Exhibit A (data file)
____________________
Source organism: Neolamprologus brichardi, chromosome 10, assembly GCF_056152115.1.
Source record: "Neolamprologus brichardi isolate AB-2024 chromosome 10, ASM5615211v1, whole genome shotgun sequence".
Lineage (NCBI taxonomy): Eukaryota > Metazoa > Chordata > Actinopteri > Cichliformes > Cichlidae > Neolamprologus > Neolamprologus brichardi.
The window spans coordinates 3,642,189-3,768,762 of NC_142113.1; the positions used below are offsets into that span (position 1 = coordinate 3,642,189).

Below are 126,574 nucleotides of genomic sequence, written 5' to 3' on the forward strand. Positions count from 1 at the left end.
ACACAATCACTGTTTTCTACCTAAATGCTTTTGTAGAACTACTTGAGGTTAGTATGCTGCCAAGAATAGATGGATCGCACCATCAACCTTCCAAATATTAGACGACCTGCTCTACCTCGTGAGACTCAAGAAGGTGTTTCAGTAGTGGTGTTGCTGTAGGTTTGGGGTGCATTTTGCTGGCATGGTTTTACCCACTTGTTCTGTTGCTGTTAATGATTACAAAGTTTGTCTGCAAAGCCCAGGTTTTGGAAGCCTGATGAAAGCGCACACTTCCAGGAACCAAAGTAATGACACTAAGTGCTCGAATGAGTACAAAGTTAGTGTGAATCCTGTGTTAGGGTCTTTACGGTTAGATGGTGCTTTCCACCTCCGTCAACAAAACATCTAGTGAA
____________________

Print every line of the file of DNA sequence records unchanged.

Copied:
Source organism: Neolamprologus brichardi, chromosome 10, assembly GCF_056152115.1.
Source record: "Neolamprologus brichardi isolate AB-2024 chromosome 10, ASM5615211v1, whole genome shotgun sequence".
Lineage (NCBI taxonomy): Eukaryota > Metazoa > Chordata > Actinopteri > Cichliformes > Cichlidae > Neolamprologus > Neolamprologus brichardi.
The window spans coordinates 3,642,189-3,768,762 of NC_142113.1; the positions used below are offsets into that span (position 1 = coordinate 3,642,189).

Below are 126,574 nucleotides of genomic sequence, written 5' to 3' on the forward strand. Positions count from 1 at the left end.
ACACAATCACTGTTTTCTACCTAAATGCTTTTGTAGAACTACTTGAGGTTAGTATGCTGCCAAGAATAGATGGATCGCACCATCAACCTTCCAAATATTAGACGACCTGCTCTACCTCGTGAGACTCAAGAAGGTGTTTCAGTAGTGGTGTTGCTGTAGGTTTGGGGTGCATTTTGCTGGCATGGTTTTACCCACTTGTTCTGTTGCTGTTAATGATTACAAAGTTTGTCTGCAAAGCCCAGGTTTTGGAAGCCTGATGAAAGCGCACACTTCCAGGAACCAAAGTAATGACACTAAGTGCTCGAATGAGTACAAAGTTAGTGTGAATCCTGTGTTAGGGTCTTTACGGTTAGATGGTGCTTTCCACCTCCGTCAACAAAACATCTAGTGAA